In 1997, fixed-operations manager Richard Bauman opened up a whole new world of hiring possibilities for Cascade Auto Group's Michelle Primm.
Bauman, then 61, had worked at a nearby dealership until it closed, but he wasn't ready to leave the business permanently. Though he didn't want to work full time, Bauman wanted to stay busy yet have a flexible schedule.
Primm, who was finding it increasingly difficult to hire dealership employees, decided to bring him on at her family's dealership in Cuyahoga Falls, Ohio. Bauman qualified for a state of Ohio computer training program that would pay his wages for six months.
"He never left," Primm, the store's managing partner, said of Bauman, now 76, who works 20 hours a week tracking her parts inventory. "It works great. He has trained my last two parts managers and really mentors them and helps with different inventory projects. I work around the births of his grandchildren and his golf game."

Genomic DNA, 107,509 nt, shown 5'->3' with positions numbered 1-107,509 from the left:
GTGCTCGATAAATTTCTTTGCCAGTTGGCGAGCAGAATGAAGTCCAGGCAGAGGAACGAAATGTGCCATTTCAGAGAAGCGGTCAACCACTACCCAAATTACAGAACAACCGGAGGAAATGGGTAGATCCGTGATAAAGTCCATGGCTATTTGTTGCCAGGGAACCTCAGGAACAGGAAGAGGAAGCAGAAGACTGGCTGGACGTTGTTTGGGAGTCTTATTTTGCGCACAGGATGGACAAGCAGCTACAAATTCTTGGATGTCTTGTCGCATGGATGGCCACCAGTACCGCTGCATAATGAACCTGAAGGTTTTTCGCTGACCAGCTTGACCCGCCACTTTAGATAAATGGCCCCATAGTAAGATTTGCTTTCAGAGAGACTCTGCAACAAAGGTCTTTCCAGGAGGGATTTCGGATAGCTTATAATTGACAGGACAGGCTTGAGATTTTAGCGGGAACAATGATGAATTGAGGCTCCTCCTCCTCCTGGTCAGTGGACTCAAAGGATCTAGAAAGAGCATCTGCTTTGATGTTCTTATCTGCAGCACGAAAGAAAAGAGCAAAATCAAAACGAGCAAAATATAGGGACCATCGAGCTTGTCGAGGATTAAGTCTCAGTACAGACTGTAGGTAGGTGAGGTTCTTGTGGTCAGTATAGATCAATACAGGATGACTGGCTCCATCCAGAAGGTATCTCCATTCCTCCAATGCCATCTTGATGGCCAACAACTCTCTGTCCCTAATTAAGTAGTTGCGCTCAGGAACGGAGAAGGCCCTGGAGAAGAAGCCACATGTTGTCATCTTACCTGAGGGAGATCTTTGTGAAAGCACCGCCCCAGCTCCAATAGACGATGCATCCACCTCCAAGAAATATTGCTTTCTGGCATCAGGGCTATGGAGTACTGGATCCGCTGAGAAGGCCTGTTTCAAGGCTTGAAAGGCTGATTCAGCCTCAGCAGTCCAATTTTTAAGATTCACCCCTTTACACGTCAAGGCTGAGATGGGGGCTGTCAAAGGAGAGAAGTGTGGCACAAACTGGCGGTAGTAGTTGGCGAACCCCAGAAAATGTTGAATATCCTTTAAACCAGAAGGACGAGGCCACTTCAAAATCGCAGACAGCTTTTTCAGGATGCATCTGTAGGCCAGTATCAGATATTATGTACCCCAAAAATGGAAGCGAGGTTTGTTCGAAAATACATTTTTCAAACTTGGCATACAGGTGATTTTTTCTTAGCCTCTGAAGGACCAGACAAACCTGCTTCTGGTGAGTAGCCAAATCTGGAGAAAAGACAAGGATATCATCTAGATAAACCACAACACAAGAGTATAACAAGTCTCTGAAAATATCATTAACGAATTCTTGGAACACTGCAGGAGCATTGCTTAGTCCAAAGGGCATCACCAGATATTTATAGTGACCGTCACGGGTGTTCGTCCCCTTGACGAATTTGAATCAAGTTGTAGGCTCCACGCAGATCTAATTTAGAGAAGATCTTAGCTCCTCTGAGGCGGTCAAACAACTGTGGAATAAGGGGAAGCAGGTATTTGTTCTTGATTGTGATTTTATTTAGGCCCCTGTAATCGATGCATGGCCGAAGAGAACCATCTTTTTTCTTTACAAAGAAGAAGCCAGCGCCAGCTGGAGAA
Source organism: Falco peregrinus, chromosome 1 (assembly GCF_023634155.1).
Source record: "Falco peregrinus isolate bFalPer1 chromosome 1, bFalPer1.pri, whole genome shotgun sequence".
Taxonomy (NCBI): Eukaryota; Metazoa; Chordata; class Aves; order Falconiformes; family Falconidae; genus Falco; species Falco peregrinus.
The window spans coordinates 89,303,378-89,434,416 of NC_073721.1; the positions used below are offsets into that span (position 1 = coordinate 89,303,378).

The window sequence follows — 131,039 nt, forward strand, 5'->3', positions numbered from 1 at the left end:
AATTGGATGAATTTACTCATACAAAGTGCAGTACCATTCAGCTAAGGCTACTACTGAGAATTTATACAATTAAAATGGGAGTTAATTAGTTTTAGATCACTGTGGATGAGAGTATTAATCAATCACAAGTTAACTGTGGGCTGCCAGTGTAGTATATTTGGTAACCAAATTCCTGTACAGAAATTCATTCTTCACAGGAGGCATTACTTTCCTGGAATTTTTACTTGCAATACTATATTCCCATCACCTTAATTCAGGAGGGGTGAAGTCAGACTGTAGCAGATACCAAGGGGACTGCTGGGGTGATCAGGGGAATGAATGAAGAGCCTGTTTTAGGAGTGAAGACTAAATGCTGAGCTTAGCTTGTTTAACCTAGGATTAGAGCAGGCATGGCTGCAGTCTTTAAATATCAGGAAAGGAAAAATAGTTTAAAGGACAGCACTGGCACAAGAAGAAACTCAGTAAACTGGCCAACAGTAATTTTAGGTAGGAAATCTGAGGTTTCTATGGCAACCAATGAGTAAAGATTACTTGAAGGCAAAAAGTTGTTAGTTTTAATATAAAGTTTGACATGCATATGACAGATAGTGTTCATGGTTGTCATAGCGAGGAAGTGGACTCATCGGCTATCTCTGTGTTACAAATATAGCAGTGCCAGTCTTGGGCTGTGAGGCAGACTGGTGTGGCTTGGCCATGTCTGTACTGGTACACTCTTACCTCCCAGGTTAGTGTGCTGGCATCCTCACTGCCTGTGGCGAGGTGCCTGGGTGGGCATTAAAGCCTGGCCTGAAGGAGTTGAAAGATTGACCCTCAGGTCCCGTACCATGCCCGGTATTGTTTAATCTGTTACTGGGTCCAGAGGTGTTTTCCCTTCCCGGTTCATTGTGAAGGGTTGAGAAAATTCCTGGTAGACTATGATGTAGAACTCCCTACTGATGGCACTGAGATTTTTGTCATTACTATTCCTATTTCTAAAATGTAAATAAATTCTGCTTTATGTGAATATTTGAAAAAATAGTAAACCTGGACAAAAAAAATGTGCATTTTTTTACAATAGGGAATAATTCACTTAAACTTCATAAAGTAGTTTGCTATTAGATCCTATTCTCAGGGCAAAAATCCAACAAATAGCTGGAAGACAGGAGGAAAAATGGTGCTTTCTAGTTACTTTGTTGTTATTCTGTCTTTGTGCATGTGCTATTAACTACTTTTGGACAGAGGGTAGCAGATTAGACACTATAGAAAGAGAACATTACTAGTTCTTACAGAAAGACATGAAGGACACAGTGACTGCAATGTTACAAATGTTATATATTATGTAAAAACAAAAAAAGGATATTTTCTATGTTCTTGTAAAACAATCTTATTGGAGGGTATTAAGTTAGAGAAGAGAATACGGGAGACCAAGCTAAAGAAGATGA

Moreover, the experience convinced Primm of the benefit of hiring retirees or near-retirees to work in the dealership. Sixteen years later, Cascade employs a dozen people fitting that description and ranging in age from their late 50s to their 80s. They make up about 19 percent of the company's work force.